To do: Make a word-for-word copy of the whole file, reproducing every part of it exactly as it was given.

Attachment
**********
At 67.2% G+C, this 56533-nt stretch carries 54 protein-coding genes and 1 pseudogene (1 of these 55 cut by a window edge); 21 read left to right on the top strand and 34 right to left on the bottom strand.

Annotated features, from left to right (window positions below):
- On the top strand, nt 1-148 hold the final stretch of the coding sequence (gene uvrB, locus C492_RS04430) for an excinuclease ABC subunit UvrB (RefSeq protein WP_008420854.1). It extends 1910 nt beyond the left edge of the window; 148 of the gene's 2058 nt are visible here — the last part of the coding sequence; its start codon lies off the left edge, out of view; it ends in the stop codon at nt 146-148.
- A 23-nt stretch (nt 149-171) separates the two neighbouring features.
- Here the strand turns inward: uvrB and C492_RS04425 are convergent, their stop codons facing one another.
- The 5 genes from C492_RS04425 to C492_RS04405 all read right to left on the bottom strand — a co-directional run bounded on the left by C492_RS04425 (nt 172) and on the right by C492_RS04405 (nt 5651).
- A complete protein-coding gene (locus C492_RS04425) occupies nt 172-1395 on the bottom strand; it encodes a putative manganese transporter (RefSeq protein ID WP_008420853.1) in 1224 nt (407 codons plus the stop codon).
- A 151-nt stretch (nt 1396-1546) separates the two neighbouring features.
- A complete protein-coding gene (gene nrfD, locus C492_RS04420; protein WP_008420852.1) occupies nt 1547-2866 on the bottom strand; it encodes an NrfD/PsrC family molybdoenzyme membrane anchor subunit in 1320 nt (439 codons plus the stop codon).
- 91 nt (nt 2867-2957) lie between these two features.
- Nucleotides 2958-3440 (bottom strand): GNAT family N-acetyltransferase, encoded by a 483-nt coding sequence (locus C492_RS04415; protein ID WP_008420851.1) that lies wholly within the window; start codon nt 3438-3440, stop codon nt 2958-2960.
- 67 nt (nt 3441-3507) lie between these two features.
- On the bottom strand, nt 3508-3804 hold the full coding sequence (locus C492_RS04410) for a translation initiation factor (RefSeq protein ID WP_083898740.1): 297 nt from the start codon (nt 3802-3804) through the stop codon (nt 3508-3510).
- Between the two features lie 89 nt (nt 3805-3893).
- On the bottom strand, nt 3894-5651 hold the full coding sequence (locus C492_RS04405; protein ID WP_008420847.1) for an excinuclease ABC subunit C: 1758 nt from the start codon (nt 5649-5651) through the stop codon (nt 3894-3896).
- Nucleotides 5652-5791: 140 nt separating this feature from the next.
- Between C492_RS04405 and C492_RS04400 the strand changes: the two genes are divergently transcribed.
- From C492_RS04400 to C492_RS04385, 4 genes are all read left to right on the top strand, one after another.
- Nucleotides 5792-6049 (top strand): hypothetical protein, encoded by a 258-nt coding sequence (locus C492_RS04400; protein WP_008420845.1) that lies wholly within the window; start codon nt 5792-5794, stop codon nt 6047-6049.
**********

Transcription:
At 67.2% G+C, this 56533-nt stretch carries 54 protein-coding genes and 1 pseudogene (1 of these 55 cut by a window edge); 21 read left to right on the top strand and 34 right to left on the bottom strand.

Annotated features, from left to right (window positions below):
- On the top strand, nt 1-148 hold the final stretch of the coding sequence (gene uvrB, locus C492_RS04430) for an excinuclease ABC subunit UvrB (RefSeq protein WP_008420854.1). It extends 1910 nt beyond the left edge of the window; 148 of the gene's 2058 nt are visible here — the last part of the coding sequence; its start codon lies off the left edge, out of view; it ends in the stop codon at nt 146-148.
- A 23-nt stretch (nt 149-171) separates the two neighbouring features.
- Here the strand turns inward: uvrB and C492_RS04425 are convergent, their stop codons facing one another.
- The 5 genes from C492_RS04425 to C492_RS04405 all read right to left on the bottom strand — a co-directional run bounded on the left by C492_RS04425 (nt 172) and on the right by C492_RS04405 (nt 5651).
- A complete protein-coding gene (locus C492_RS04425) occupies nt 172-1395 on the bottom strand; it encodes a putative manganese transporter (RefSeq protein ID WP_008420853.1) in 1224 nt (407 codons plus the stop codon).
- A 151-nt stretch (nt 1396-1546) separates the two neighbouring features.
- A complete protein-coding gene (gene nrfD, locus C492_RS04420; protein WP_008420852.1) occupies nt 1547-2866 on the bottom strand; it encodes an NrfD/PsrC family molybdoenzyme membrane anchor subunit in 1320 nt (439 codons plus the stop codon).
- 91 nt (nt 2867-2957) lie between these two features.
- Nucleotides 2958-3440 (bottom strand): GNAT family N-acetyltransferase, encoded by a 483-nt coding sequence (locus C492_RS04415; protein ID WP_008420851.1) that lies wholly within the window; start codon nt 3438-3440, stop codon nt 2958-2960.
- 67 nt (nt 3441-3507) lie between these two features.
- On the bottom strand, nt 3508-3804 hold the full coding sequence (locus C492_RS04410) for a translation initiation factor (RefSeq protein ID WP_083898740.1): 297 nt from the start codon (nt 3802-3804) through the stop codon (nt 3508-3510).
- Between the two features lie 89 nt (nt 3805-3893).
- On the bottom strand, nt 3894-5651 hold the full coding sequence (locus C492_RS04405; protein ID WP_008420847.1) for an excinuclease ABC subunit C: 1758 nt from the start codon (nt 5649-5651) through the stop codon (nt 3894-3896).
- Nucleotides 5652-5791: 140 nt separating this feature from the next.
- Between C492_RS04405 and C492_RS04400 the strand changes: the two genes are divergently transcribed.
- From C492_RS04400 to C492_RS04385, 4 genes are all read left to right on the top strand, one after another.
- Nucleotides 5792-6049 (top strand): hypothetical protein, encoded by a 258-nt coding sequence (locus C492_RS04400; protein WP_008420845.1) that lies wholly within the window; start codon nt 5792-5794, stop codon nt 6047-6049.